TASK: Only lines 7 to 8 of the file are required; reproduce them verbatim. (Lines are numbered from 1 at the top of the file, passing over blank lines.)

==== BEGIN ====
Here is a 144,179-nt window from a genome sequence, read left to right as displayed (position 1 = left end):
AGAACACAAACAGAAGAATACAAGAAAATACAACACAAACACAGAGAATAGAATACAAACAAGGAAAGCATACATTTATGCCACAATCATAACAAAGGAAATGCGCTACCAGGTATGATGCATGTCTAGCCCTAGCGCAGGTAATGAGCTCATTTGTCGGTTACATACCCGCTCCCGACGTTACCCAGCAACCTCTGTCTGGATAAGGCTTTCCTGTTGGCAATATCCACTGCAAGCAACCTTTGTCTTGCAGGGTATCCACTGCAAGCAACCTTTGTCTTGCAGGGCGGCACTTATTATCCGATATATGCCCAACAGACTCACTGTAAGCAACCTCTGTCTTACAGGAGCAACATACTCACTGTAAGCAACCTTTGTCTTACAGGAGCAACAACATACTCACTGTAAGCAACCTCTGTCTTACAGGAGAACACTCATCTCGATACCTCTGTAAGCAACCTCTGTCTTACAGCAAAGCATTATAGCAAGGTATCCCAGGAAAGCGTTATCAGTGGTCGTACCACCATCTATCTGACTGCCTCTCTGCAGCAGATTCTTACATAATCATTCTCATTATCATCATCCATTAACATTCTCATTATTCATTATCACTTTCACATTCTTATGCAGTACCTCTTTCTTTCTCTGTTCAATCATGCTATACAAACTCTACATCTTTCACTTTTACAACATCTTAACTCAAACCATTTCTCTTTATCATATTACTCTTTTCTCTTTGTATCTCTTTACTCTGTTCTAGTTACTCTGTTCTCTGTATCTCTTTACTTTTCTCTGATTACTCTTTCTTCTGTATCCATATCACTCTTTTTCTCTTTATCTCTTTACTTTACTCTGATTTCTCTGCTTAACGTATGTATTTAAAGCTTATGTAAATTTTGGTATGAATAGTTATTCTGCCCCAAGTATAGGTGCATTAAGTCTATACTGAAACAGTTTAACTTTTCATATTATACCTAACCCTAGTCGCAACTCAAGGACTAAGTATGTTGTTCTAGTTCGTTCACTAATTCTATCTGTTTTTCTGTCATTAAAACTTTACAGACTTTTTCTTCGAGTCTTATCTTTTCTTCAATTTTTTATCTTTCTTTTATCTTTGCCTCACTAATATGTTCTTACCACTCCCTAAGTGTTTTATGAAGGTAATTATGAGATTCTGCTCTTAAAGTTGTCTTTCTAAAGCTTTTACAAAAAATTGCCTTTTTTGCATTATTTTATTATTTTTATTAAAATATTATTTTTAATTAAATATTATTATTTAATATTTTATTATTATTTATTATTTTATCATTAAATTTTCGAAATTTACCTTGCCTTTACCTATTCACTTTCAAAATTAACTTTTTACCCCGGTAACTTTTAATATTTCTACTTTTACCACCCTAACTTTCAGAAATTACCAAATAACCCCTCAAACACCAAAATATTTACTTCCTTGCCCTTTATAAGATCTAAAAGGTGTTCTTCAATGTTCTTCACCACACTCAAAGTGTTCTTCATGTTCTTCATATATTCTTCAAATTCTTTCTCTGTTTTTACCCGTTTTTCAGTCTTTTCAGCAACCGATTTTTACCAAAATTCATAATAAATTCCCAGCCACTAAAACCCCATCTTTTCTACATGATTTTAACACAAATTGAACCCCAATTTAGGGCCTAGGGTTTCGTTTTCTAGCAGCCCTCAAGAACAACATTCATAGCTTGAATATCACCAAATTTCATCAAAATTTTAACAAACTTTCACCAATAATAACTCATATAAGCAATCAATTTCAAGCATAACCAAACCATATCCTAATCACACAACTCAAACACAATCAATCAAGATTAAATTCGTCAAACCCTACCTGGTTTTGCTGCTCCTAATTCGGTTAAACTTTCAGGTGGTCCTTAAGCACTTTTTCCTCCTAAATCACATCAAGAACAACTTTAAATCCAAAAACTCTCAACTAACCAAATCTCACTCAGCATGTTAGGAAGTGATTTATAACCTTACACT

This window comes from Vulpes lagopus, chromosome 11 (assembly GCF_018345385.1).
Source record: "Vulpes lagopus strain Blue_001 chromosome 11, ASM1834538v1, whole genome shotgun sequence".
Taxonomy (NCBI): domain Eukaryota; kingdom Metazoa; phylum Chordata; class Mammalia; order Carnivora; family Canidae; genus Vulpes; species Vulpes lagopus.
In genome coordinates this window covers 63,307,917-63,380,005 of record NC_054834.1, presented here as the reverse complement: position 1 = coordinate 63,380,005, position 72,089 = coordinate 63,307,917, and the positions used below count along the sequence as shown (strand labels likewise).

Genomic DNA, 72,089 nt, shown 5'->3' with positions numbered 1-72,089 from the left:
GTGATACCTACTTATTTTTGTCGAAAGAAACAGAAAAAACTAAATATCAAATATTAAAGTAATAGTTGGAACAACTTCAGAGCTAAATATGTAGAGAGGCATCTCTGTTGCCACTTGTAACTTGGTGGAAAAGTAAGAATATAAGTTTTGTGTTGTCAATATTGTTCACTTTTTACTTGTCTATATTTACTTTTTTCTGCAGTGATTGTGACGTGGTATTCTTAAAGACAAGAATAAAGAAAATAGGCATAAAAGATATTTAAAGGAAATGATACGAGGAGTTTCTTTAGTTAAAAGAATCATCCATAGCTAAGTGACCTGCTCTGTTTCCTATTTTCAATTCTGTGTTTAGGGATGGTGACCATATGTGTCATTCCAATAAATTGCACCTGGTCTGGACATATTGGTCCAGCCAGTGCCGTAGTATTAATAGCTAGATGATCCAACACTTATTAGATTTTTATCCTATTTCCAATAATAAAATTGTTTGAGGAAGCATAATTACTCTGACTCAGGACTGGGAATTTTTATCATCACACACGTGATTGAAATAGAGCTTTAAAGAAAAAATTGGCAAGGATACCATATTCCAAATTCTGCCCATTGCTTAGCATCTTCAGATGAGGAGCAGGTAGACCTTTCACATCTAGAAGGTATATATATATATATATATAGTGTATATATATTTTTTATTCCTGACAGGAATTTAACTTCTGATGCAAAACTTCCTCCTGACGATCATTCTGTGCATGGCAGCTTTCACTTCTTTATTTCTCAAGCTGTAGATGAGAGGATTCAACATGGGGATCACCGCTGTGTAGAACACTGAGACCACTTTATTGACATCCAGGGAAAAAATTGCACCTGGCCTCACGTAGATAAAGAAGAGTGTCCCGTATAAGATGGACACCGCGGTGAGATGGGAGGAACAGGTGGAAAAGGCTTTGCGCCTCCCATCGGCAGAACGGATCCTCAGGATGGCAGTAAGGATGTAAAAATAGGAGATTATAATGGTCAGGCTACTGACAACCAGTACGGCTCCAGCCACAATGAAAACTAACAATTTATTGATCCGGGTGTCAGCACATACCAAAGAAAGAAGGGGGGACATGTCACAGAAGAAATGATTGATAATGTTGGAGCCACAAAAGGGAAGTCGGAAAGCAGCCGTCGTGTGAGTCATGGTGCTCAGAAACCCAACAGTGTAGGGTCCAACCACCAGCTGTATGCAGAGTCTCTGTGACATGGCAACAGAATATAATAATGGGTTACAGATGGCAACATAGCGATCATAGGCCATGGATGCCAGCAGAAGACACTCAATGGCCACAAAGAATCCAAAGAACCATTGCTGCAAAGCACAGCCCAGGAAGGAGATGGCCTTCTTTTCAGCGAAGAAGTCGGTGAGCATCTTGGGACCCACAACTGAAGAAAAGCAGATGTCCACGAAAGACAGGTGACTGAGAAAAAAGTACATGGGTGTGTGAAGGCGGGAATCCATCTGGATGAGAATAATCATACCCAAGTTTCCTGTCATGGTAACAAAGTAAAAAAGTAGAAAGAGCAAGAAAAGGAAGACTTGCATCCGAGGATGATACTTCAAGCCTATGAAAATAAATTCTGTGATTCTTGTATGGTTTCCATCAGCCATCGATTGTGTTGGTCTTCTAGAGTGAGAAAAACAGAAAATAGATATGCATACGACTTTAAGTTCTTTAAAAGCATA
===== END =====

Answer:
Genomic DNA, 72,089 nt, shown 5'->3' with positions numbered 1-72,089 from the left:
GTGATACCTACTTATTTTTGTCGAAAGAAACAGAAAAAACTAAATATCAAATATTAAAGTAATAGTTGGAACAACTTCAGAGCTAAATATGTAGAGAGGCATCTCTGTTGCCACTTGTAACTTGGTGGAAAAGTAAGAATATAAGTTTTGTGTTGTCAATATTGTTCACTTTTTACTTGTCTATATTTACTTTTTTCTGCAGTGATTGTGACGTGGTATTCTTAAAGACAAGAATAAAGAAAATAGGCATAAAAGATATTTAAAGGAAATGATACGAGGAGTTTCTTTAGTTAAAAGAATCATCCATAGCTAAGTGACCTGCTCTGTTTCCTATTTTCAATTCTGTGTTTAGGGATGGTGACCATATGTGTCATTCCAATAAATTGCACCTGGTCTGGACATATTGGTCCAGCCAGTGCCGTAGTATTAATAGCTAGATGATCCAACACTTATTAGATTTTTATCCTATTTCCAATAATAAAATTGTTTGAGGAAGCATAATTACTCTGACTCAGGACTGGGAATTTTTATCATCACACACGTGATTGAAATAGAGCTTTAAAGAAAAAATTGGCAAGGATACCATATTCCAAATTCTGCCCATTGCTTAGCATCTTCAGATGAGGAGCAGGTAGACCTTTCACATCTAGAAGGTATATATATATATATATATAGTGTATATATATTTTTTATTCCTGACAGGAATTTAACTTCTGATGCAAAACTTCCTCCTGACGATCATTCTGTGCATGGCAGCTTTCACTTCTTTATTTCTCAAGCTGTAGATGAGAGGATTCAACATGGGGATCACCGCTGTGTAGAACACTGAGACCACTTTATTGACATCCAGGGAAAAAATTGCACCTGGCCTCACGTAGATAAAGAAGAGTGTCCCGTATAAGATGGACACCGCGGTGAGATGGGAGGAACAGGTGGAAAAGGCTTTGCGCCTCCCATCGGCAGAACGGATCCTCAGGATGGCAGTAAGGATGTAAAAATAGGAGATTATAATGGTCAGGCTACTGACAACCAGTACGGCTCCAGCCACAATGAAAACTAACAATTTATTGATCCGGGTGTCAGCACATACCAAAGAAAGAAGGGGGGACATGTCACAGAAGAAATGATTGATAATGTTGGAGCCACAAAAGGGAAGTCGGAAAGCAGCCGTCGTGTGAGTCATGGTGCTCAGAAACCCAACAGTGTAGGGTCCAACCACCAGCTGTATGCAGAGTCTCTGTGACATGGCAACAGAATATAATAATGGGTTACAGATGGCAACATAGCGATCATAGGCCATGGATGCCAGCAGAAGACACTCAATGGCCACAAAGAATCCAAAGAACCATTGCTGCAAAGCACAGCCCAGGAAGGAGATGGCCTTCTTTTCAGCGAAGAAGTCGGTGAGCATCTTGGGACCCACAACTGAAGAAAAGCAGATGTCCACGAAAGACAGGTGACTGAGAAAAAAGTACATGGGTGTGTGAAGGCGGGAATCCATCTGGATGAGAATAATCATACCCAAGTTTCCTGTCATGGTAACAAAGTAAAAAAGTAGAAAGAGCAAGAAAAGGAAGACTTGCATCCGAGGATGATACTTCAAGCCTATGAAAATAAATTCTGTGATTCTTGTATGGTTTCCATCAGCCATCGATTGTGTTGGTCTTCTAGAGTGAGAAAAACAGAAAATAGATATGCATACGACTTTAAGTTCTTTAAAAGCATA